The basis of the article is that shushing the students is not good. If you have to shush them, you as a teacher, have not modeled what the volume level should be. Shushing means your classroom management has gotten out of your control. We as teachers often expect our kids to just know when they are supposed to use indoor or outdoor voices, and when they can or should be talking, and when it is not appropriate to talk. But if we do not model it for them, and teach them what we expect, we will end up shushing them. I know I do! (more…)

Pollution Prevention Week 2011 Video Contest

Wednesday, June 1st, 2011

In celebration of National Pollution Prevention Week (September 19-23), the Department of Toxic Substances Control (DTSC) and the Western Sustainability and Pollution Prevention Network (WSPPN) are inviting entries for the Pollution Prevention Week 2011 Video Contest.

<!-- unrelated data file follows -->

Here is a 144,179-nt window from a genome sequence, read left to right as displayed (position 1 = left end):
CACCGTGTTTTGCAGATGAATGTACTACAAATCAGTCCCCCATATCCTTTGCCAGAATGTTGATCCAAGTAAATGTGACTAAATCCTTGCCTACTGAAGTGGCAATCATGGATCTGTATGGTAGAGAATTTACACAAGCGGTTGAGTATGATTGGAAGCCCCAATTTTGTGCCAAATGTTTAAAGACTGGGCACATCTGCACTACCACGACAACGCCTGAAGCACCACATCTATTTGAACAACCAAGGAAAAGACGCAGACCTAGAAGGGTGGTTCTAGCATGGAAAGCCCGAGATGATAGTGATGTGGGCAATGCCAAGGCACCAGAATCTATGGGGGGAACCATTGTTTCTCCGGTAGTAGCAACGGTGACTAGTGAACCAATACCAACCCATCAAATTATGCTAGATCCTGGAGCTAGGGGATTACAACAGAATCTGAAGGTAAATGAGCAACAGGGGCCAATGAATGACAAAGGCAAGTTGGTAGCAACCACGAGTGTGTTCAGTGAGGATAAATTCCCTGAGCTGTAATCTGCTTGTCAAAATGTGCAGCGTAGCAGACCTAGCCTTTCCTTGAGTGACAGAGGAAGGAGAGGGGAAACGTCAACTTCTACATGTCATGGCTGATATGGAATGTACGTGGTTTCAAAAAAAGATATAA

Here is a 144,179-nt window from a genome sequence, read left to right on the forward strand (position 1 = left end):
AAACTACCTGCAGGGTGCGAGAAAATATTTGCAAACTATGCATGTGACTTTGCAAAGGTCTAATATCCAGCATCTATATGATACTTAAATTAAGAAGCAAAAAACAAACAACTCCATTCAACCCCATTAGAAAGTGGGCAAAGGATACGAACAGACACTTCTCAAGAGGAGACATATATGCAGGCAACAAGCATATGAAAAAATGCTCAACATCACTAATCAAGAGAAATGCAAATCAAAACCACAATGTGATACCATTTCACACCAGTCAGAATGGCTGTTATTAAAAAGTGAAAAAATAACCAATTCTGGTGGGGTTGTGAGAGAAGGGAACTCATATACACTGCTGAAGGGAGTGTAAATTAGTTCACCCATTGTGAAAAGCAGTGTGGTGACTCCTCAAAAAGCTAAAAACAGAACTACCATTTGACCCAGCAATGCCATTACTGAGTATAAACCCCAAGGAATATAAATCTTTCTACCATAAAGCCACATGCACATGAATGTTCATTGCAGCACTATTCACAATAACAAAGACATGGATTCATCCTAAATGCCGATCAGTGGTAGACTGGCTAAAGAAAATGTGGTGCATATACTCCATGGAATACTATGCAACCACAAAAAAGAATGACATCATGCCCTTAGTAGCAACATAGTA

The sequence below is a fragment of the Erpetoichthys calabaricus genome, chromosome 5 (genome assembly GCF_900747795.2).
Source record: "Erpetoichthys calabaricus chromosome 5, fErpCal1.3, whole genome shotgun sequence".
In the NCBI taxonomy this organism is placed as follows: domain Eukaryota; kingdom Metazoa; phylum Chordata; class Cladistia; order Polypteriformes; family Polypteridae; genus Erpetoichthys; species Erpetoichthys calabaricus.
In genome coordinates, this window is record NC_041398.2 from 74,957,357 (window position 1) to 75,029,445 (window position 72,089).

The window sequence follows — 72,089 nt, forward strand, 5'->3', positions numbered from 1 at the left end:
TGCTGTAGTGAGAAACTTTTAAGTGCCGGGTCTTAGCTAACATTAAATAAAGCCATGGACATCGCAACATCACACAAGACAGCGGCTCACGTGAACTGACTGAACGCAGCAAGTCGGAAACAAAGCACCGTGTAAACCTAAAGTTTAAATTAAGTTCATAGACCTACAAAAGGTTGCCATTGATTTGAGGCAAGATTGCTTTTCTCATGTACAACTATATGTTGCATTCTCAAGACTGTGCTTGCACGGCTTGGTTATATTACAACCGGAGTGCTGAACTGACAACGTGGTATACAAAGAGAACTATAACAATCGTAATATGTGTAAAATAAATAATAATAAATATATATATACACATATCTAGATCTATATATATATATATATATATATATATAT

What is Pollution Prevention? It’s generating less solid and hazardous waste, using less toxic chemicals, conserving water and energy, and reducing air pollution.

The Pollution Prevention Week 2011 Video Contest is about the power of every individual to make a difference by showing how “It Starts With Me!”  Create a short video that shows how making small changes in your daily life can have a big, positive impact on the environment and public health.

The winner’s video will be screened at the 2011 San Francisco Green Film Festival!

For more video contest rules and information, visit our Web site at:  www.dtsc.ca.gov/pollutionprevention/p2week.cfm